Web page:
Ditching ID cards would save more than £3 billion

ID Card

Scrapping the controversial ID card scheme would save the government more than 3 billion, according to public sector analysts Kable.

Rolling out the National Identity Scheme will cost around 4.95 billion for the next 10 years. That includes identity cards, biometric passports and the database to back them up.

If elected, the Conservative Party has promised to ditch the controversial ID card scheme. The card for British citizens was unveiled last month, while foreign nationals are already being handed the cards.

If the ID cards, National Identity Register and fingerprints on passports were all dropped, the government would save 3.08 billion. Ditching the cards and the database, but keeping the fingerprinting system, would save 2.2 billion - suggesting such biometrics will cost just under a billion.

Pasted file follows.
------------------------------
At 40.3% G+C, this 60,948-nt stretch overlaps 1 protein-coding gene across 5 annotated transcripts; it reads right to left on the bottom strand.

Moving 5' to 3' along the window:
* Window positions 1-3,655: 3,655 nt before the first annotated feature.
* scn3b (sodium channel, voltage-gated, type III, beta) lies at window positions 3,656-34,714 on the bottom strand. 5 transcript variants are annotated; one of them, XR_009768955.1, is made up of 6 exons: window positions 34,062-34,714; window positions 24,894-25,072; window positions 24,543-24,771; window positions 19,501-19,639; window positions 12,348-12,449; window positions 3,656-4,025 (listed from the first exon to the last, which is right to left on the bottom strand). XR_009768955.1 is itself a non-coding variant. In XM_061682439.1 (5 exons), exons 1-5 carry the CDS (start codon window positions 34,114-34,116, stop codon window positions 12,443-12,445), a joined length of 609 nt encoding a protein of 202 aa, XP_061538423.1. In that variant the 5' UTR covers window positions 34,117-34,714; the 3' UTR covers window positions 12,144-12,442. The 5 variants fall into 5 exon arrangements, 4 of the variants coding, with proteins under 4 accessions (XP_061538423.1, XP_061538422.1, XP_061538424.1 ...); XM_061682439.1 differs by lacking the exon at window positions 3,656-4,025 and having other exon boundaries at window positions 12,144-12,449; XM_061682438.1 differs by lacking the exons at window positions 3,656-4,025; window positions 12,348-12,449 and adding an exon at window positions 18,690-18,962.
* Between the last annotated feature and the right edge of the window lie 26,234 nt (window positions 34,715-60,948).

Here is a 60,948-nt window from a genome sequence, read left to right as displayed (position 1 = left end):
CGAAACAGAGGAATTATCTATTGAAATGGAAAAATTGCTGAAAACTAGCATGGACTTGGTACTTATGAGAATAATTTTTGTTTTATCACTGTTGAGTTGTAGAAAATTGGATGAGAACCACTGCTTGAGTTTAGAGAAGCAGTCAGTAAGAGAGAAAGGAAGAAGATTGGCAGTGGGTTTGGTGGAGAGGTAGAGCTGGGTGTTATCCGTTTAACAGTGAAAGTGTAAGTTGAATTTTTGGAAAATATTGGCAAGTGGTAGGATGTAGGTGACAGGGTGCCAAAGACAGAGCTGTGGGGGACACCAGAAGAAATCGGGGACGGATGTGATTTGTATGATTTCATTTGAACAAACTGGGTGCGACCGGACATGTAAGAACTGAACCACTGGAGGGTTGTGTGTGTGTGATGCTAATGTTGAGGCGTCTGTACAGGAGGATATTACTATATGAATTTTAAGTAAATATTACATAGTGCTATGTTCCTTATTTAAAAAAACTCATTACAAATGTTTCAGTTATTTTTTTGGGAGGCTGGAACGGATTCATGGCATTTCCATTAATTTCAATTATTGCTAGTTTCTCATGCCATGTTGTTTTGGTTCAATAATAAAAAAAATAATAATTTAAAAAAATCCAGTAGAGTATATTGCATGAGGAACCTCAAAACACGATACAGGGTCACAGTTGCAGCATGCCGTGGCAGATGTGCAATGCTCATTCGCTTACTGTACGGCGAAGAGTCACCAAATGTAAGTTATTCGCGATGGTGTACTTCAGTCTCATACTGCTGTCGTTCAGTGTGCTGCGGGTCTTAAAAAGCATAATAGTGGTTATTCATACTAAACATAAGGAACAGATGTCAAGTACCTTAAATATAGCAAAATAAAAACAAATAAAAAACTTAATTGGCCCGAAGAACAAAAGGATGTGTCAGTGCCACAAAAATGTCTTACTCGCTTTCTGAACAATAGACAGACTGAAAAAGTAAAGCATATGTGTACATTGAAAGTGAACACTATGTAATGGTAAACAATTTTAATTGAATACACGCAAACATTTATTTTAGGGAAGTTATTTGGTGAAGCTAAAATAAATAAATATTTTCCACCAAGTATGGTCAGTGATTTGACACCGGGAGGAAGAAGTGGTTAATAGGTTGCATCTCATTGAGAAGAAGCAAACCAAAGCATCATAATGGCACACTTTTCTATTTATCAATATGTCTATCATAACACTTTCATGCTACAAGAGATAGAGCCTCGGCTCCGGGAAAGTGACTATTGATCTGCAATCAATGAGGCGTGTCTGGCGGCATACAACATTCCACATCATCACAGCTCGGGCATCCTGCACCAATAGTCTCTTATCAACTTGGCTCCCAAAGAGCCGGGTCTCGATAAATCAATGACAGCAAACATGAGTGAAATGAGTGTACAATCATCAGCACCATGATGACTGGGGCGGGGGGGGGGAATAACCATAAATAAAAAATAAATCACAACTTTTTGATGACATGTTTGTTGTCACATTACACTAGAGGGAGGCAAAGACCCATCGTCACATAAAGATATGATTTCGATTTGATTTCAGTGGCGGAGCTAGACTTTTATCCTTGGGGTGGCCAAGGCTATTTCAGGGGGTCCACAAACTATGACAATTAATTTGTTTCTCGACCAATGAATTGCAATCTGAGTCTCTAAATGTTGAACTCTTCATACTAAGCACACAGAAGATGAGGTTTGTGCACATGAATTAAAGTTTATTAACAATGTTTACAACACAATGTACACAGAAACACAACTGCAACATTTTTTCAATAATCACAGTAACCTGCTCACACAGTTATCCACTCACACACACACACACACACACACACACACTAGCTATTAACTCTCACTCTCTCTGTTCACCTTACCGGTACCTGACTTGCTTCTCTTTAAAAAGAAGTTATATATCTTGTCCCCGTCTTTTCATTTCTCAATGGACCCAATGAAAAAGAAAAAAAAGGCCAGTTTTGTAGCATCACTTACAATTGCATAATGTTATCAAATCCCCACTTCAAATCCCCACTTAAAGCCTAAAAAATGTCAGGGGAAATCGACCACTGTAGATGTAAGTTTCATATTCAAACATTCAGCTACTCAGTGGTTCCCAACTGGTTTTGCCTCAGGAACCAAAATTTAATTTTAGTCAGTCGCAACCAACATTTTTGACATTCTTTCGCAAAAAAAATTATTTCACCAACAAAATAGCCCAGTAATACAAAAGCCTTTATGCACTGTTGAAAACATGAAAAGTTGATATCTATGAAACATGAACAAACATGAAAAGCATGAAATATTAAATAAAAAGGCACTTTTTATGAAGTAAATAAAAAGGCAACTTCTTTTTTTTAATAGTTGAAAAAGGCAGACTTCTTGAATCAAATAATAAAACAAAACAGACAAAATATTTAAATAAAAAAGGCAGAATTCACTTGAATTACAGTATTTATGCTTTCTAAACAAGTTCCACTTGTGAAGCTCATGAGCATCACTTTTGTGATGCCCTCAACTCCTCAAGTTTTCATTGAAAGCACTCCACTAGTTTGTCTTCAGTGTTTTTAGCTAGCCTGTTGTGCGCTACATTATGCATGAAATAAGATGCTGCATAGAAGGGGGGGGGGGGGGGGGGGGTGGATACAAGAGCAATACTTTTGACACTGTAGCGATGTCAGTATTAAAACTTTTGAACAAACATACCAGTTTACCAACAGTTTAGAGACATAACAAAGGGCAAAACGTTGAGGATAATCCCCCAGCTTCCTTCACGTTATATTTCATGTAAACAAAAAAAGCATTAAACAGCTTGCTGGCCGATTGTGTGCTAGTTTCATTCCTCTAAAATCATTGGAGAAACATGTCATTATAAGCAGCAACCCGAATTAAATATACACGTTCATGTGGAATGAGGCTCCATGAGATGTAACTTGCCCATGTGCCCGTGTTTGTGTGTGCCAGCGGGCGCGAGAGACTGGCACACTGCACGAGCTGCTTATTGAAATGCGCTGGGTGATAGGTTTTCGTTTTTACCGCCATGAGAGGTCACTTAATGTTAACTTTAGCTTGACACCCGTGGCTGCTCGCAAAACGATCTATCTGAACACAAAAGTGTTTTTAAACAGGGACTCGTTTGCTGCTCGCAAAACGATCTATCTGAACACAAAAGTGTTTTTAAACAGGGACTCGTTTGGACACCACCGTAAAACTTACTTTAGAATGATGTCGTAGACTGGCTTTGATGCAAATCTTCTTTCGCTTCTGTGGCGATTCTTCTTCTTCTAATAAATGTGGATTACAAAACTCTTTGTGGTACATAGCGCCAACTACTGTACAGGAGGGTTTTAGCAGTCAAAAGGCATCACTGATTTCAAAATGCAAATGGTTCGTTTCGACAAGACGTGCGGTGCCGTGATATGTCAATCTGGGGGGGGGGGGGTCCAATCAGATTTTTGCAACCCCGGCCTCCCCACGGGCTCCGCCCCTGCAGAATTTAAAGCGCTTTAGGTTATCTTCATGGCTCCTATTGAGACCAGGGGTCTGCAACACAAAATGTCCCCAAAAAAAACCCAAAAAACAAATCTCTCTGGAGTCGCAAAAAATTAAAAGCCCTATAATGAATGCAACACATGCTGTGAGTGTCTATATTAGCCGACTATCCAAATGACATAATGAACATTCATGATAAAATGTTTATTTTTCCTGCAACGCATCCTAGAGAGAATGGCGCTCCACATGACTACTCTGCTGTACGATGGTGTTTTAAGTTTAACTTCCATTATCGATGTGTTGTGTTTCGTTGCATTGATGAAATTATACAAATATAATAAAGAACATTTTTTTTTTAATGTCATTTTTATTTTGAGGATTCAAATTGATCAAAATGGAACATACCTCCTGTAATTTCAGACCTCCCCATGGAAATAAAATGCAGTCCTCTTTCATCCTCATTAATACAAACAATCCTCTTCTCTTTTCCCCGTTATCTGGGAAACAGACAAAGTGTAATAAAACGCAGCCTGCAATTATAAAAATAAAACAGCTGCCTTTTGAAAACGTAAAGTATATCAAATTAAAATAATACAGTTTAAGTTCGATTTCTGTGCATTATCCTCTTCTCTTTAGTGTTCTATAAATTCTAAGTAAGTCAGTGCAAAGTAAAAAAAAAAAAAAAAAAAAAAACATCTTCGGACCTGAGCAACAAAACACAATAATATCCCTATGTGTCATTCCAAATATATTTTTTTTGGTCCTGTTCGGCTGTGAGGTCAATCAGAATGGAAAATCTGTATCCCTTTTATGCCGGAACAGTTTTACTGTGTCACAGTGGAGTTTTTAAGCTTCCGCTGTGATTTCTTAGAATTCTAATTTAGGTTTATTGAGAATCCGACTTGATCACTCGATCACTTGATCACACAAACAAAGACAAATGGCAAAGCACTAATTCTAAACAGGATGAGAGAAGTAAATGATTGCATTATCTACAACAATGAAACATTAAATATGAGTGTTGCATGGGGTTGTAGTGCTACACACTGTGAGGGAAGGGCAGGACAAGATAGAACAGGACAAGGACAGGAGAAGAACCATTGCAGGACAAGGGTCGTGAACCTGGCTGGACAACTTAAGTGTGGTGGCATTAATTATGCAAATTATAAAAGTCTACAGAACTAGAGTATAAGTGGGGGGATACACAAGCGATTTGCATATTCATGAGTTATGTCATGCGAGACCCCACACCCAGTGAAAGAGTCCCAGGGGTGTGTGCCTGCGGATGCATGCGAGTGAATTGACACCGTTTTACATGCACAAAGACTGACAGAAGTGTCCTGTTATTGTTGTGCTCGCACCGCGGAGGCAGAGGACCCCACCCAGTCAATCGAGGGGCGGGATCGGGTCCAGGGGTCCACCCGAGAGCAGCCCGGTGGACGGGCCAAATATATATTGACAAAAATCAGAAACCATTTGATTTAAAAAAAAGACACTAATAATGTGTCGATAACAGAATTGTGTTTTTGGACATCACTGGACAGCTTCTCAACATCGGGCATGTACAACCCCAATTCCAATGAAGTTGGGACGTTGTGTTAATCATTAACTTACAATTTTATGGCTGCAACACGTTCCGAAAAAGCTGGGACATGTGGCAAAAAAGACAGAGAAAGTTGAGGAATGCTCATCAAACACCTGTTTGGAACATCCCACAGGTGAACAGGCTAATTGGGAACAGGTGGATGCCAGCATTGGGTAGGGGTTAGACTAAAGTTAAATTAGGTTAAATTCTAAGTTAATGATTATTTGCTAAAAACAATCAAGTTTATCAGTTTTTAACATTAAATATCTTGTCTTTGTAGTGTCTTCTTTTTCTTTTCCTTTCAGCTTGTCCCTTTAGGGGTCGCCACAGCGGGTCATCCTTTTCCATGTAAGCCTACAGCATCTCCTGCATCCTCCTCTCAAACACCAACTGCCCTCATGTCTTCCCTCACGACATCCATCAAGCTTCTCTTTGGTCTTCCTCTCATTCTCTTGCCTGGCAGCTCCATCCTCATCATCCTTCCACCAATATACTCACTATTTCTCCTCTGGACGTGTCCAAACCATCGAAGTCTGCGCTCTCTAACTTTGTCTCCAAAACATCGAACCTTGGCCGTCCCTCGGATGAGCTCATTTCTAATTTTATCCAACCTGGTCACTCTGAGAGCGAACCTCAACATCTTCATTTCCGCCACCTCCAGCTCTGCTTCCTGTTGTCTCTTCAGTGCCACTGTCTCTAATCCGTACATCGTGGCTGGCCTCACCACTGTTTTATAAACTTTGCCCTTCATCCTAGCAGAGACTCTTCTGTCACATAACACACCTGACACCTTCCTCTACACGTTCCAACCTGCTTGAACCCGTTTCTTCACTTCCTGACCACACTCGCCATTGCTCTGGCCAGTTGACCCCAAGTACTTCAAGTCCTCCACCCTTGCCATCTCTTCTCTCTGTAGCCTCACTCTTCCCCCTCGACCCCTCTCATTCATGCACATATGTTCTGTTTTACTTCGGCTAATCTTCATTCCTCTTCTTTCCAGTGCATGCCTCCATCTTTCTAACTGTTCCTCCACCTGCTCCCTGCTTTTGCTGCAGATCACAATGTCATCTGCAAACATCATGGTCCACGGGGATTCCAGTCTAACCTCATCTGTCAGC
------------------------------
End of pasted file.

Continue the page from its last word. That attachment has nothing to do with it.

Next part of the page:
Fingerprinting is so expensive because it means those needing a new passport must apply in person, rather than through the post. According to Kable, the government will be recording all 10 fingerprints, but only embed two on the microchips of passports and ID cards.

"The cancellation would impact almost every aspect of the National Identity Scheme," said Philippe Martin, senior analyst at Kable and the report's author, said in a statement.

"Not only will it avoid the cost of producing the cards, but it will also reduce the large distribution costs associated with sending new or renewed cards for those which have been lost or stolen," he added. "It would also reduce the cost of application, enrolment and call centre processing."

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